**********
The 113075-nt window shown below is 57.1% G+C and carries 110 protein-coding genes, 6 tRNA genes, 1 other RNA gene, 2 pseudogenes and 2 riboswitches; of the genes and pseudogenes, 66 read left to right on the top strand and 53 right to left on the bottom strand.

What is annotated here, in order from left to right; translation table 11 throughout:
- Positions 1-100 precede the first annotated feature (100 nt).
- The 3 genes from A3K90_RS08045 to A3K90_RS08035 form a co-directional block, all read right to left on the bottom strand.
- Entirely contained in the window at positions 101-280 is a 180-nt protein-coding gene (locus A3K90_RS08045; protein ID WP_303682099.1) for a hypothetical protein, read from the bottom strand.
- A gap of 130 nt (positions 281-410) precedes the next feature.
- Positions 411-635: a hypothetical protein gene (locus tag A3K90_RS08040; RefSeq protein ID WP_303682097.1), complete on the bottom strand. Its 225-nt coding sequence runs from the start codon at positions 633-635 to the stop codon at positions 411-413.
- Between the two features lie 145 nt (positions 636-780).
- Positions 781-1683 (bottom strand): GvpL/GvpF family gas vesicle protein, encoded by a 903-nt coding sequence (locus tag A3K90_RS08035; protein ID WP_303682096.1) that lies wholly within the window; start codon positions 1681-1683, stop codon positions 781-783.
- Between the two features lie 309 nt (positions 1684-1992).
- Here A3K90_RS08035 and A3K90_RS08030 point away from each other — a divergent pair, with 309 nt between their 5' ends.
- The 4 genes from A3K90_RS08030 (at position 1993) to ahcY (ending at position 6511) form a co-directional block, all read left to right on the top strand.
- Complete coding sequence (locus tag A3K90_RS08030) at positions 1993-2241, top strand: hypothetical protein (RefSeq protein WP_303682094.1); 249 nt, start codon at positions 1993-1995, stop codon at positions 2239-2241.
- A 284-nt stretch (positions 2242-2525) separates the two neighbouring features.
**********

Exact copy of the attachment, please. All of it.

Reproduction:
The 113075-nt window shown below is 57.1% G+C and carries 110 protein-coding genes, 6 tRNA genes, 1 other RNA gene, 2 pseudogenes and 2 riboswitches; of the genes and pseudogenes, 66 read left to right on the top strand and 53 right to left on the bottom strand.

What is annotated here, in order from left to right; translation table 11 throughout:
- Positions 1-100 precede the first annotated feature (100 nt).
- The 3 genes from A3K90_RS08045 to A3K90_RS08035 form a co-directional block, all read right to left on the bottom strand.
- Entirely contained in the window at positions 101-280 is a 180-nt protein-coding gene (locus A3K90_RS08045; protein ID WP_303682099.1) for a hypothetical protein, read from the bottom strand.
- A gap of 130 nt (positions 281-410) precedes the next feature.
- Positions 411-635: a hypothetical protein gene (locus tag A3K90_RS08040; RefSeq protein ID WP_303682097.1), complete on the bottom strand. Its 225-nt coding sequence runs from the start codon at positions 633-635 to the stop codon at positions 411-413.
- Between the two features lie 145 nt (positions 636-780).
- Positions 781-1683 (bottom strand): GvpL/GvpF family gas vesicle protein, encoded by a 903-nt coding sequence (locus tag A3K90_RS08035; protein ID WP_303682096.1) that lies wholly within the window; start codon positions 1681-1683, stop codon positions 781-783.
- Between the two features lie 309 nt (positions 1684-1992).
- Here A3K90_RS08035 and A3K90_RS08030 point away from each other — a divergent pair, with 309 nt between their 5' ends.
- The 4 genes from A3K90_RS08030 (at position 1993) to ahcY (ending at position 6511) form a co-directional block, all read left to right on the top strand.
- Complete coding sequence (locus tag A3K90_RS08030) at positions 1993-2241, top strand: hypothetical protein (RefSeq protein WP_303682094.1); 249 nt, start codon at positions 1993-1995, stop codon at positions 2239-2241.
- A 284-nt stretch (positions 2242-2525) separates the two neighbouring features.